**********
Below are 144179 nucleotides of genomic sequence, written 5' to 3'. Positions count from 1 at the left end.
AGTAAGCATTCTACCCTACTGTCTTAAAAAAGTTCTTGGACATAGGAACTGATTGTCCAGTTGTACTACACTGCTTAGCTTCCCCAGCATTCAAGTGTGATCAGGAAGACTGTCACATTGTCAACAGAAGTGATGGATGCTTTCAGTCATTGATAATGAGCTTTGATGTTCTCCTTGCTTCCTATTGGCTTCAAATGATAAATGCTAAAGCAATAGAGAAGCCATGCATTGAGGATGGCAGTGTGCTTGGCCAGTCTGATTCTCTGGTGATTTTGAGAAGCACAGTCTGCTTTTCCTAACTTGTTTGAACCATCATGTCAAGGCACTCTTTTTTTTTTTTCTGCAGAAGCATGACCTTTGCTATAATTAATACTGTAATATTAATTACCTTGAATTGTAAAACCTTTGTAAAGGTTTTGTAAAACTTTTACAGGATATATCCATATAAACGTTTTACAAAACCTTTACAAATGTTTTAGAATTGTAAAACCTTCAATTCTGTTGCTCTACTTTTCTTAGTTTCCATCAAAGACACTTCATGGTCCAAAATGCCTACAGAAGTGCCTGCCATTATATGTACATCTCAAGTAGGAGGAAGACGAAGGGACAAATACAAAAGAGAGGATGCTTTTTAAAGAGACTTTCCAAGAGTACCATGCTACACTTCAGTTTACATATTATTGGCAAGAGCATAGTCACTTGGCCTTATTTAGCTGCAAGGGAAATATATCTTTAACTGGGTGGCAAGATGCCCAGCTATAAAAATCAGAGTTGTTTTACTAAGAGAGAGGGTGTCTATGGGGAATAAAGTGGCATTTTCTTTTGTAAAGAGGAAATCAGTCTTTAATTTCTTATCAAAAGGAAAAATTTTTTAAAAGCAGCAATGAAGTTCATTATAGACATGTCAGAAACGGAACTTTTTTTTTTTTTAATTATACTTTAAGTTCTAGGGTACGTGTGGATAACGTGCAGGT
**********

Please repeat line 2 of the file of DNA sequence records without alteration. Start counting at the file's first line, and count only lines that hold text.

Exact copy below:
AGTAAGCATTCTACCCTACTGTCTTAAAAAAGTTCTTGGACATAGGAACTGATTGTCCAGTTGTACTACACTGCTTAGCTTCCCCAGCATTCAAGTGTGATCAGGAAGACTGTCACATTGTCAACAGAAGTGATGGATGCTTTCAGTCATTGATAATGAGCTTTGATGTTCTCCTTGCTTCCTATTGGCTTCAAATGATAAATGCTAAAGCAATAGAGAAGCCATGCATTGAGGATGGCAGTGTGCTTGGCCAGTCTGATTCTCTGGTGATTTTGAGAAGCACAGTCTGCTTTTCCTAACTTGTTTGAACCATCATGTCAAGGCACTCTTTTTTTTTTTTCTGCAGAAGCATGACCTTTGCTATAATTAATACTGTAATATTAATTACCTTGAATTGTAAAACCTTTGTAAAGGTTTTGTAAAACTTTTACAGGATATATCCATATAAACGTTTTACAAAACCTTTACAAATGTTTTAGAATTGTAAAACCTTCAATTCTGTTGCTCTACTTTTCTTAGTTTCCATCAAAGACACTTCATGGTCCAAAATGCCTACAGAAGTGCCTGCCATTATATGTACATCTCAAGTAGGAGGAAGACGAAGGGACAAATACAAAAGAGAGGATGCTTTTTAAAGAGACTTTCCAAGAGTACCATGCTACACTTCAGTTTACATATTATTGGCAAGAGCATAGTCACTTGGCCTTATTTAGCTGCAAGGGAAATATATCTTTAACTGGGTGGCAAGATGCCCAGCTATAAAAATCAGAGTTGTTTTACTAAGAGAGAGGGTGTCTATGGGGAATAAAGTGGCATTTTCTTTTGTAAAGAGGAAATCAGTCTTTAATTTCTTATCAAAAGGAAAAATTTTTTAAAAGCAGCAATGAAGTTCATTATAGACATGTCAGAAACGGAACTTTTTTTTTTTTTAATTATACTTTAAGTTCTAGGGTACGTGTGGATAACGTGCAGGT